This question pertains strictly to near drowning. My son suffered an anoxic brain injury 2 yrs ago from a near drowing and nothing was done to relieve the edema or the increased ICP. No drugs...nothing. They didn't even measure is ICP. Told me there was no use since there was nothing they could do and he would probably die by morning anyway. Some trauma docs have such lovely bedside manner.
This was a level 1 pediatric trauma doc. Think he could have had a little more compassion?? He made the decision on his own that my son wouldn't recieve treatment for his brain injury. I have the doctor's notes. It makes me sick that he was just going to provide supportive measures but no treatment and allow my child to die.
I do know now that there were things they could have done, but at the time I was not a nursing student....just a mom. He only got the code drugs....epi, atropine, lidocaine, bicarb. No diuretics....no Mannitol...nothing. He did get fentanyl and versed though when the decerebrate posturing started.
Another mom of a near drown told me the docs told her that swelling is not the only problem....only if ICP is involved. If increased ICP is involved then there are things they can do like surgery. Since anoxia causes global injury and edema, not localized like a TBI would, how could any surgery or, in this mom's words "techniques" be done that would help?
Is it possible to have cerebral edema without increased ICP? Seems to me the edema from lack of oxygen would cause the increased ICP in a near drowing incident. Or is there something else, other than edema from anoxia, that could cause the increased ICP in near drowning? Sorry to ramble, but her statements just didn't make sense to me. I haven't, and won't question this mom on this, but I'd like to make sense of it. I suppose if there was minimal edema that ICP may not be an issue, but most of these kids suffered massive edema. I hope I'm making sense trying to explain this!
Thanks a lot for any info,
Feb 1, '04
Confusing that they didn't try Decadron or Solu-Medrol to reduce the cerebral edema--I know that now they are falling out of favor, but 2 years ago Decadron, especially, was still very much in use for that purpose. One wonders why they didn't follow the standards in effect at that time.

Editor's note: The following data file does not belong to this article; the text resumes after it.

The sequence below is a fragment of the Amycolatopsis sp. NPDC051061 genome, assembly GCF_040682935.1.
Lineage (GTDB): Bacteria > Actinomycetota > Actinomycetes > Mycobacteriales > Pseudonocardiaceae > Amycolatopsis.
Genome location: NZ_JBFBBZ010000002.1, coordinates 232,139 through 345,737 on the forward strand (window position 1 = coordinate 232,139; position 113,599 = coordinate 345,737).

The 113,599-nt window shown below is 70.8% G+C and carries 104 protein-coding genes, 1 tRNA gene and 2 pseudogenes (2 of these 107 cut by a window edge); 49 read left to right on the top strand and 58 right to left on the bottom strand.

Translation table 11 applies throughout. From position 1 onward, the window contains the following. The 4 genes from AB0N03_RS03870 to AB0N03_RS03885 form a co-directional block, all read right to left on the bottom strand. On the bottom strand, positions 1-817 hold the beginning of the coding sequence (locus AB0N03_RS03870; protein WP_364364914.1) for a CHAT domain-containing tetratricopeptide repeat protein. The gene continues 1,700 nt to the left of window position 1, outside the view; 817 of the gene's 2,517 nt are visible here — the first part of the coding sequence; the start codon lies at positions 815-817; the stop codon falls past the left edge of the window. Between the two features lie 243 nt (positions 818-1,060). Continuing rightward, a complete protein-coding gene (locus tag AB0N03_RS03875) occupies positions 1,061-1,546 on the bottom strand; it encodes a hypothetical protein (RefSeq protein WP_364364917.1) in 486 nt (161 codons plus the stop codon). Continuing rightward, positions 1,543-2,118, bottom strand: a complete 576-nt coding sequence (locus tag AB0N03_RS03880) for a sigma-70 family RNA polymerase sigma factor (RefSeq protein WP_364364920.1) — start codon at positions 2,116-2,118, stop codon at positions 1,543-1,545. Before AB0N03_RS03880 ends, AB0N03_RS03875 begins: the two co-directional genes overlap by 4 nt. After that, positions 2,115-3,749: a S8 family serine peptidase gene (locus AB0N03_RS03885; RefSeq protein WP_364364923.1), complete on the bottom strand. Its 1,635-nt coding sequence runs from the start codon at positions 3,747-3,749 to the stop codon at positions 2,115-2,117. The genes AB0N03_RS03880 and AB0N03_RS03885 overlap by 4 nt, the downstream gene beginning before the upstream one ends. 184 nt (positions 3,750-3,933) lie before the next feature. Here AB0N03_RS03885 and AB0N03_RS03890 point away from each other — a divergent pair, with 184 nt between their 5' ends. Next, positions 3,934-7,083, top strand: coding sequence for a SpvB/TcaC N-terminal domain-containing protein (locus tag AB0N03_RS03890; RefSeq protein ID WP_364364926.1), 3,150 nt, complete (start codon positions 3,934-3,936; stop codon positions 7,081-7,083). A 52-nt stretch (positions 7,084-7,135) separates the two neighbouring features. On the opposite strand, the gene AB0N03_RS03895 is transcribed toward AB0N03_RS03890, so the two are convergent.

I don't think a subarachnoid screw would have been that invasive either--it's not like a full-blown craniotomy or a trip to the O.R. was needed for that----easy enough to put in at the ICU bedside with a single burr hole created with a cordless drill by a neurosurgeon--why not monitor ICP utilizing this very simple technique? Could it have hurt? As an O.R. nurse, I have accompanied many a neurosurgeon to the ICU to insert a subarachnoid screw for cerebral edema whatever the underlying cause--
Obviously none of us can be Monday morning quarterbacks here with the limited info available to us--one would have to review the chart in detail to determine what mitigating circumstances there were that influenced the MDs decision.
That said, I think you, as the parent, should have had some say in how aggressive you wanted your son's care to be--even involving the hospiatal administration and ethics committee, if necessary. There was no possible way you could have known about this at the time, though, unless someone advocated for you and suggested it--I was a nurse for a long time before I even knew that a hospital ethics committee existed.
I am so sorry for what you experienced, ohmom2boys, but very glad you have your son and are enjoying every day you have with him.
To passing thru: I thought your response was a bit cold and callous--if you did not mean to come across this way and I misinterpreted you, I apologize--but imagine that this was your child and think how you could have worded your response a bit more empathetically--obviously ohmom2boys is hurting--
Last edit by stevierae on Feb 1, '04